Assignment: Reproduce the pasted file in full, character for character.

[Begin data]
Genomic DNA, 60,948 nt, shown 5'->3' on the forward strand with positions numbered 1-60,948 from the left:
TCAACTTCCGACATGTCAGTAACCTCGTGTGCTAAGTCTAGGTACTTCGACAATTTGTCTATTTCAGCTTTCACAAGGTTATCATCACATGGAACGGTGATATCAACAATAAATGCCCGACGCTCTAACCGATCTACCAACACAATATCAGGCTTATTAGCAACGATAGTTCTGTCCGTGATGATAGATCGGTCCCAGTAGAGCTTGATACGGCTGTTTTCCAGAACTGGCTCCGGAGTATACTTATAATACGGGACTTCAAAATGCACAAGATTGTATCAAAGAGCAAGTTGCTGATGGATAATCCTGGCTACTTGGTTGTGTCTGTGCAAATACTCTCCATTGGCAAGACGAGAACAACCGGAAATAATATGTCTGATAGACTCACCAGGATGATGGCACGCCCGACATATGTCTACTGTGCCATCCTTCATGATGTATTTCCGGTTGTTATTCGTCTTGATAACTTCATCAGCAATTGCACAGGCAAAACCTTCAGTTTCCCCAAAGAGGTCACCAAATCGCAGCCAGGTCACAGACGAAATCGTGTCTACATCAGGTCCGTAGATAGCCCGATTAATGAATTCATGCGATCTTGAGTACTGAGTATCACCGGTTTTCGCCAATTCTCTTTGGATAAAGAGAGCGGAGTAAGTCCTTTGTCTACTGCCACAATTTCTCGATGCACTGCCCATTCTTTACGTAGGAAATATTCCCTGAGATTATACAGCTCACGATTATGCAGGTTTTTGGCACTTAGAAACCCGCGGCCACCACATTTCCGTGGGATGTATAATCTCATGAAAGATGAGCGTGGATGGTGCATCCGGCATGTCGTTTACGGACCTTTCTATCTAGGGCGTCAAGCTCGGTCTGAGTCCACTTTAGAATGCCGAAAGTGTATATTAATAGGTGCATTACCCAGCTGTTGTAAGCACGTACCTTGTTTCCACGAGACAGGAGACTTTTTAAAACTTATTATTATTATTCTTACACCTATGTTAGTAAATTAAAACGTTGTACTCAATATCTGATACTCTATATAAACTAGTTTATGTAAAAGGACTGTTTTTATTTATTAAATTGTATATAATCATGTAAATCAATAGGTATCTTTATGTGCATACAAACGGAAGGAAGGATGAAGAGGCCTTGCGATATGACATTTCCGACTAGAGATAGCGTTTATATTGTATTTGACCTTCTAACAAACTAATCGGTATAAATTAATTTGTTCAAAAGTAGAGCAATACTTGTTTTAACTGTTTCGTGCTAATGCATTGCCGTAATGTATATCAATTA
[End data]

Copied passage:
Genomic DNA, 60,948 nt, shown 5'->3' on the forward strand with positions numbered 1-60,948 from the left:
TCAACTTCCGACATGTCAGTAACCTCGTGTGCTAAGTCTAGGTACTTCGACAATTTGTCTATTTCAGCTTTCACAAGGTTATCATCACATGGAACGGTGATATCAACAATAAATGCCCGACGCTCTAACCGATCTACCAACACAATATCAGGCTTATTAGCAACGATAGTTCTGTCCGTGATGATAGATCGGTCCCAGTAGAGCTTGATACGGCTGTTTTCCAGAACTGGCTCCGGAGTATACTTATAATACGGGACTTCAAAATGCACAAGATTGTATCAAAGAGCAAGTTGCTGATGGATAATCCTGGCTACTTGGTTGTGTCTGTGCAAATACTCTCCATTGGCAAGACGAGAACAACCGGAAATAATATGTCTGATAGACTCACCAGGATGATGGCACGCCCGACATATGTCTACTGTGCCATCCTTCATGATGTATTTCCGGTTGTTATTCGTCTTGATAACTTCATCAGCAATTGCACAGGCAAAACCTTCAGTTTCCCCAAAGAGGTCACCAAATCGCAGCCAGGTCACAGACGAAATCGTGTCTACATCAGGTCCGTAGATAGCCCGATTAATGAATTCATGCGATCTTGAGTACTGAGTATCACCGGTTTTCGCCAATTCTCTTTGGATAAAGAGAGCGGAGTAAGTCCTTTGTCTACTGCCACAATTTCTCGATGCACTGCCCATTCTTTACGTAGGAAATATTCCCTGAGATTATACAGCTCACGATTATGCAGGTTTTTGGCACTTAGAAACCCGCGGCCACCACATTTCCGTGGGATGTATAATCTCATGAAAGATGAGCGTGGATGGTGCATCCGGCATGTCGTTTACGGACCTTTCTATCTAGGGCGTCAAGCTCGGTCTGAGTCCACTTTAGAATGCCGAAAGTGTATATTAATAGGTGCATTACCCAGCTGTTGTAAGCACGTACCTTGTTTCCACGAGACAGGAGACTTTTTAAAACTTATTATTATTATTCTTACACCTATGTTAGTAAATTAAAACGTTGTACTCAATATCTGATACTCTATATAAACTAGTTTATGTAAAAGGACTGTTTTTATTTATTAAATTGTATATAATCATGTAAATCAATAGGTATCTTTATGTGCATACAAACGGAAGGAAGGATGAAGAGGCCTTGCGATATGACATTTCCGACTAGAGATAGCGTTTATATTGTATTTGACCTTCTAACAAACTAATCGGTATAAATTAATTTGTTCAAAAGTAGAGCAATACTTGTTTTAACTGTTTCGTGCTAATGCATTGCCGTAATGTATATCAATTA